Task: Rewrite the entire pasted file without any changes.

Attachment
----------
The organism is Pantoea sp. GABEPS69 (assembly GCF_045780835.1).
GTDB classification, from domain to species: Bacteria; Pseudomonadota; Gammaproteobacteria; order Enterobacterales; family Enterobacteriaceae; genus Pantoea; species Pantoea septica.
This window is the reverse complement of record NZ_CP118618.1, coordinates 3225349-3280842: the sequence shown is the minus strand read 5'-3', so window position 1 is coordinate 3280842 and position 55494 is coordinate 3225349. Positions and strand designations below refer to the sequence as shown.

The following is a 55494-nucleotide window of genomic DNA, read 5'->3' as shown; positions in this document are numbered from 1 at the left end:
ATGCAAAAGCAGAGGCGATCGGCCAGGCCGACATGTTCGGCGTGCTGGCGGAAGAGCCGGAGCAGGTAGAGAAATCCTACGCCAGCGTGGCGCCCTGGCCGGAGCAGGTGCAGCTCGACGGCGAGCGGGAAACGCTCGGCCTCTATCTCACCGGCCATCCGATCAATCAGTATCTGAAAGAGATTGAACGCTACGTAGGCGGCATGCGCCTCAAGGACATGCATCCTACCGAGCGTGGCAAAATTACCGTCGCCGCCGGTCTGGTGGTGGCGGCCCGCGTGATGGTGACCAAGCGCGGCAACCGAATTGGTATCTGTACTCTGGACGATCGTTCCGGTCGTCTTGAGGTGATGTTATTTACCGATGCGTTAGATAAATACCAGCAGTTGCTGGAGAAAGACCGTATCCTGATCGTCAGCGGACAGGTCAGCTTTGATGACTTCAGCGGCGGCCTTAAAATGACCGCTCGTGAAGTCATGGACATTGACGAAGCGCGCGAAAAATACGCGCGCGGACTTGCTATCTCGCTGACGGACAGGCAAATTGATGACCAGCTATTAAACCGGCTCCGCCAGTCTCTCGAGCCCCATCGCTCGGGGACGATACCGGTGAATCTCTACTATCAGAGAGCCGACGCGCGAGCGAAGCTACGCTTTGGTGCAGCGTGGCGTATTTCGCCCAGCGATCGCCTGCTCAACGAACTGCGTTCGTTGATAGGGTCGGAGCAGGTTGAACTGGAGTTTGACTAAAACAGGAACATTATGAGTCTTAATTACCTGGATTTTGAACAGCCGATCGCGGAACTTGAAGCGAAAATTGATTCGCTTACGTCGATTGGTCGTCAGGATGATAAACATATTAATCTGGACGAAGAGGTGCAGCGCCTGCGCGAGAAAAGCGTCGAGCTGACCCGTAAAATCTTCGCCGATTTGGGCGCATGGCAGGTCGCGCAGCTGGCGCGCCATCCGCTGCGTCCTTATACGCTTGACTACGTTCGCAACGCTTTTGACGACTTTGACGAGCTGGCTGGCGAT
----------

The organism is Pantoea sp. GABEPS69 (assembly GCF_045780835.1).
GTDB classification, from domain to species: Bacteria; Pseudomonadota; Gammaproteobacteria; order Enterobacterales; family Enterobacteriaceae; genus Pantoea; species Pantoea septica.
This window is the reverse complement of record NZ_CP118618.1, coordinates 3225349-3280842: the sequence shown is the minus strand read 5'-3', so window position 1 is coordinate 3280842 and position 55494 is coordinate 3225349. Positions and strand designations below refer to the sequence as shown.

The following is a 55494-nucleotide window of genomic DNA, read 5'->3' as shown; positions in this document are numbered from 1 at the left end:
ATGCAAAAGCAGAGGCGATCGGCCAGGCCGACATGTTCGGCGTGCTGGCGGAAGAGCCGGAGCAGGTAGAGAAATCCTACGCCAGCGTGGCGCCCTGGCCGGAGCAGGTGCAGCTCGACGGCGAGCGGGAAACGCTCGGCCTCTATCTCACCGGCCATCCGATCAATCAGTATCTGAAAGAGATTGAACGCTACGTAGGCGGCATGCGCCTCAAGGACATGCATCCTACCGAGCGTGGCAAAATTACCGTCGCCGCCGGTCTGGTGGTGGCGGCCCGCGTGATGGTGACCAAGCGCGGCAACCGAATTGGTATCTGTACTCTGGACGATCGTTCCGGTCGTCTTGAGGTGATGTTATTTACCGATGCGTTAGATAAATACCAGCAGTTGCTGGAGAAAGACCGTATCCTGATCGTCAGCGGACAGGTCAGCTTTGATGACTTCAGCGGCGGCCTTAAAATGACCGCTCGTGAAGTCATGGACATTGACGAAGCGCGCGAAAAATACGCGCGCGGACTTGCTATCTCGCTGACGGACAGGCAAATTGATGACCAGCTATTAAACCGGCTCCGCCAGTCTCTCGAGCCCCATCGCTCGGGGACGATACCGGTGAATCTCTACTATCAGAGAGCCGACGCGCGAGCGAAGCTACGCTTTGGTGCAGCGTGGCGTATTTCGCCCAGCGATCGCCTGCTCAACGAACTGCGTTCGTTGATAGGGTCGGAGCAGGTTGAACTGGAGTTTGACTAAAACAGGAACATTATGAGTCTTAATTACCTGGATTTTGAACAGCCGATCGCGGAACTTGAAGCGAAAATTGATTCGCTTACGTCGATTGGTCGTCAGGATGATAAACATATTAATCTGGACGAAGAGGTGCAGCGCCTGCGCGAGAAAAGCGTCGAGCTGACCCGTAAAATCTTCGCCGATTTGGGCGCATGGCAGGTCGCGCAGCTGGCGCGCCATCCGCTGCGTCCTTATACGCTTGACTACGTTCGCAACGCTTTTGACGACTTTGACGAGCTGGCTGGCGAT